Eradicating Tuberculosis

Tuberculosis (TB), an infectious disease which often attacks the lungs, has been wreaking havoc on humans and other animals for thousands of years. While its mortality rate has dropped significantly in developed countries, TB is still endemic in many underdeveloped countries throughout the world and remains one of the top 10 causes of death worldwide, killing 1.6 million people in 2017, according to the World Health Organization.

Dyson Biology Professor MARCY KELLY, PhD, has dedicated much of her scientific research to better understanding tuberculosis—with the long-term goal of eradicating it completely.

“My lab focuses on the interaction between the human immune response and the organism that causes tuberculosis,” says Kelly. “The ultimate goal of our work is to provide information to understand how our body handles the disease in order to help pharmaceutical companies develop vaccines.”

While pharmaceutical companies offer tuberculosis vaccines, Kelly notes that they have low efficacy and could be significantly improved. As the research has spanned several years, she has enlisted several students to assist her. Eric Casper ’19, who worked on Kelly’s team for the majority of his undergraduate career, looked at how the bacteria that remains in the body following a tuberculosis diagnosis could—potentially over the span of several decades—re-emerge when the immune system is weakened.

“My research is figuring out how the bacteria remains alive within the dormant state,” says Casper, who won “Best Microbiology Platform Talk” at the 2019 Eastern Colleges Science Conference.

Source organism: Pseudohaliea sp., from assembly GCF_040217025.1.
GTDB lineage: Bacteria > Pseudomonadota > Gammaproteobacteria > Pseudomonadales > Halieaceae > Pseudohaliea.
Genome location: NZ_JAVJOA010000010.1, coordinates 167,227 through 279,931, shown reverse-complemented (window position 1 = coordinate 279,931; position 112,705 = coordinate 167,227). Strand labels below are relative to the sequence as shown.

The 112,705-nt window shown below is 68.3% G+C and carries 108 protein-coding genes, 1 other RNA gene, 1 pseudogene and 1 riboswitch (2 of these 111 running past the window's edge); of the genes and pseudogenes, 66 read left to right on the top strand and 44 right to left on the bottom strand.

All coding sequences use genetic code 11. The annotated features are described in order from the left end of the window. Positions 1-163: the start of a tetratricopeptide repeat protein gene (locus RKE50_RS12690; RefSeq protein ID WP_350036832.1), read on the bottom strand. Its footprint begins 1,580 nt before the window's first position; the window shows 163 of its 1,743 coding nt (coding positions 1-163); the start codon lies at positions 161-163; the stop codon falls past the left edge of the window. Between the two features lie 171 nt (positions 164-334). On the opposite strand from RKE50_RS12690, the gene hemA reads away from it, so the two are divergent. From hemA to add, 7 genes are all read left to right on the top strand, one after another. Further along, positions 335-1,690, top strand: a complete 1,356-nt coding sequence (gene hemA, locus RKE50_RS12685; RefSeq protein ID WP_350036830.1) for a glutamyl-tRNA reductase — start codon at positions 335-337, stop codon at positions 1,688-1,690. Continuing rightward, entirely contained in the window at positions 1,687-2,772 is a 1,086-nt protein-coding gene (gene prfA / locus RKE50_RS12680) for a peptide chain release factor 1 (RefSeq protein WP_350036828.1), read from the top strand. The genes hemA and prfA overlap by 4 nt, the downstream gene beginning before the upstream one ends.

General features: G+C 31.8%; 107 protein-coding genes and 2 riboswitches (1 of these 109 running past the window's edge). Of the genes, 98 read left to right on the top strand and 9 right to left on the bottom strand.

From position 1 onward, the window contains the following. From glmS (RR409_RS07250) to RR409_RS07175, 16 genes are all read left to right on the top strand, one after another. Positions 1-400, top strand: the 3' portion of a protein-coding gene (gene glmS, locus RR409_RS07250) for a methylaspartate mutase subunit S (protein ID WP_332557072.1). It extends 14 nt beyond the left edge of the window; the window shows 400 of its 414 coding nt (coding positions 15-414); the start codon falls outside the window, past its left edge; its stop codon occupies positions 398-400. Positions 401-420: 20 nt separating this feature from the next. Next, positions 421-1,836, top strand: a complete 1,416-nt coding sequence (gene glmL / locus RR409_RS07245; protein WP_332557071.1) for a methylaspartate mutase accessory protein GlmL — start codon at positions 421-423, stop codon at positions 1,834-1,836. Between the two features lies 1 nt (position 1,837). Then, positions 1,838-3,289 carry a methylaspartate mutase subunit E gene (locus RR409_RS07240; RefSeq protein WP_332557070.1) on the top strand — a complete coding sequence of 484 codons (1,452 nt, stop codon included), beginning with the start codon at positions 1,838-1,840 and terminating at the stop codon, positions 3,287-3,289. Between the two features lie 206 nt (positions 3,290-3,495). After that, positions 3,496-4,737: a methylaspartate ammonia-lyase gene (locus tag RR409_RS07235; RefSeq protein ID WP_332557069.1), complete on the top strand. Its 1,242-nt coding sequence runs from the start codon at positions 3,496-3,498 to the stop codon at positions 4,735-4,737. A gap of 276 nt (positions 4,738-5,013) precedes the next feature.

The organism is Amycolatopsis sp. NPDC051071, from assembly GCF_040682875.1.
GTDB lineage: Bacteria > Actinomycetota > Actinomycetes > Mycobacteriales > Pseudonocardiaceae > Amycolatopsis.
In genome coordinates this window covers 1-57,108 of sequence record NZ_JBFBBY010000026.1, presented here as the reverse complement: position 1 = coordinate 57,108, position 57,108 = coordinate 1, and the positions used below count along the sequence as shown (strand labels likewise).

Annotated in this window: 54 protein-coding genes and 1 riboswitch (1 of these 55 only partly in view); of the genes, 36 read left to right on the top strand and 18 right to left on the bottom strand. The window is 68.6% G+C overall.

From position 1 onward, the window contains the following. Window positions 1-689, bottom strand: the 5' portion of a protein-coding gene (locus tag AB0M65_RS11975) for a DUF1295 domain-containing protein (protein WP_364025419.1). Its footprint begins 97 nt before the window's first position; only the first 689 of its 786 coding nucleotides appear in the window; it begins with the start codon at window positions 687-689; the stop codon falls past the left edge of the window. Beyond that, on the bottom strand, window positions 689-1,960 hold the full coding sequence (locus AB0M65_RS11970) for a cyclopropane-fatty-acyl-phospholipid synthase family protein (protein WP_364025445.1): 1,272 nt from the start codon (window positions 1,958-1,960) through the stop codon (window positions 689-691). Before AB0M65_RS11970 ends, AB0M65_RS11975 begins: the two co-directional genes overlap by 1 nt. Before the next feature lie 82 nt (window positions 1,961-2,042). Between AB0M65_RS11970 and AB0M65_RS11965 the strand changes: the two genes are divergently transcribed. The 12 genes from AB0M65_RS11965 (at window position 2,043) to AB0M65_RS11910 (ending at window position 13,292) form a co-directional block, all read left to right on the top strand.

The duo traveled to San Francisco to present their work at the annual American Society for Microbiology Microbe Conference. And while striving to make major gains in understanding one of the world’s more devastating diseases is critical, Kelly says one of the most satisfying aspects of her research is watching students develop the skills necessary to become effective researchers and scientists.

“A lot of the work I do with the students is really helping them develop their critical thinking skills,” says Kelly. “Working in a lab, that’s not the important point. The important point is thinking about what kind of questions we want to ask, evaluating what does the data mean on a smaller scale and then also what does the data mean in the context of the entire research project.”

Kelly’s research may be dealing with tiny, tiny organisms, but there’s no doubt that its impact on both Casper and the general scientific community has been major.